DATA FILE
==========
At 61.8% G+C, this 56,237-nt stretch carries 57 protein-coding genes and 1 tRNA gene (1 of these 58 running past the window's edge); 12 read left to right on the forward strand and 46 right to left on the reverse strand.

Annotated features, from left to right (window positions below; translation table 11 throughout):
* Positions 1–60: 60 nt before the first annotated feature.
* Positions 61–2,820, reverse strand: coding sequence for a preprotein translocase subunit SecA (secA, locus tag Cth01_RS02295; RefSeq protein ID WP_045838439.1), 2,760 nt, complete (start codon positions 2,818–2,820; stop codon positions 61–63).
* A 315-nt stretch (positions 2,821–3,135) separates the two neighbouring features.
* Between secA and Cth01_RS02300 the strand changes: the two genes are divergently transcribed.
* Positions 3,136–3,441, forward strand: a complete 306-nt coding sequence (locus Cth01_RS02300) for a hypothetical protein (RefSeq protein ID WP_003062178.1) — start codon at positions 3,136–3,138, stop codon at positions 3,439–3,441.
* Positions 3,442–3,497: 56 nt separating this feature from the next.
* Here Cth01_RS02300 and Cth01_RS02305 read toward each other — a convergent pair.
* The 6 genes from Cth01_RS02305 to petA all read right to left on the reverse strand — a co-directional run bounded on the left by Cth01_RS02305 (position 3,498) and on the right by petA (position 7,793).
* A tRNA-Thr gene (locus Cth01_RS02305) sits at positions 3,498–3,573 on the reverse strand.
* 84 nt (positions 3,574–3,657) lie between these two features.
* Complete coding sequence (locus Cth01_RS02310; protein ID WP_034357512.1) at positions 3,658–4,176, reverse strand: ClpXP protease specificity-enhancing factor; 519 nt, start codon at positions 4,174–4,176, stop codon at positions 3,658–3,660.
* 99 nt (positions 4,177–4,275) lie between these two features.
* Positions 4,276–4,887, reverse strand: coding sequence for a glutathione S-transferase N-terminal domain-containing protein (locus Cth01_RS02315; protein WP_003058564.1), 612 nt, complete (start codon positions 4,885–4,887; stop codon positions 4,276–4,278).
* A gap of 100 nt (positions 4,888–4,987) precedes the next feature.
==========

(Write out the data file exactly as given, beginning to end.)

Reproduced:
At 61.8% G+C, this 56,237-nt stretch carries 57 protein-coding genes and 1 tRNA gene (1 of these 58 running past the window's edge); 12 read left to right on the forward strand and 46 right to left on the reverse strand.

Annotated features, from left to right (window positions below; translation table 11 throughout):
* Positions 1–60: 60 nt before the first annotated feature.
* Positions 61–2,820, reverse strand: coding sequence for a preprotein translocase subunit SecA (secA, locus tag Cth01_RS02295; RefSeq protein ID WP_045838439.1), 2,760 nt, complete (start codon positions 2,818–2,820; stop codon positions 61–63).
* A 315-nt stretch (positions 2,821–3,135) separates the two neighbouring features.
* Between secA and Cth01_RS02300 the strand changes: the two genes are divergently transcribed.
* Positions 3,136–3,441, forward strand: a complete 306-nt coding sequence (locus Cth01_RS02300) for a hypothetical protein (RefSeq protein ID WP_003062178.1) — start codon at positions 3,136–3,138, stop codon at positions 3,439–3,441.
* Positions 3,442–3,497: 56 nt separating this feature from the next.
* Here Cth01_RS02300 and Cth01_RS02305 read toward each other — a convergent pair.
* The 6 genes from Cth01_RS02305 to petA all read right to left on the reverse strand — a co-directional run bounded on the left by Cth01_RS02305 (position 3,498) and on the right by petA (position 7,793).
* A tRNA-Thr gene (locus Cth01_RS02305) sits at positions 3,498–3,573 on the reverse strand.
* 84 nt (positions 3,574–3,657) lie between these two features.
* Complete coding sequence (locus Cth01_RS02310; protein ID WP_034357512.1) at positions 3,658–4,176, reverse strand: ClpXP protease specificity-enhancing factor; 519 nt, start codon at positions 4,174–4,176, stop codon at positions 3,658–3,660.
* 99 nt (positions 4,177–4,275) lie between these two features.
* Positions 4,276–4,887, reverse strand: coding sequence for a glutathione S-transferase N-terminal domain-containing protein (locus Cth01_RS02315; protein WP_003058564.1), 612 nt, complete (start codon positions 4,885–4,887; stop codon positions 4,276–4,278).
* A gap of 100 nt (positions 4,888–4,987) precedes the next feature.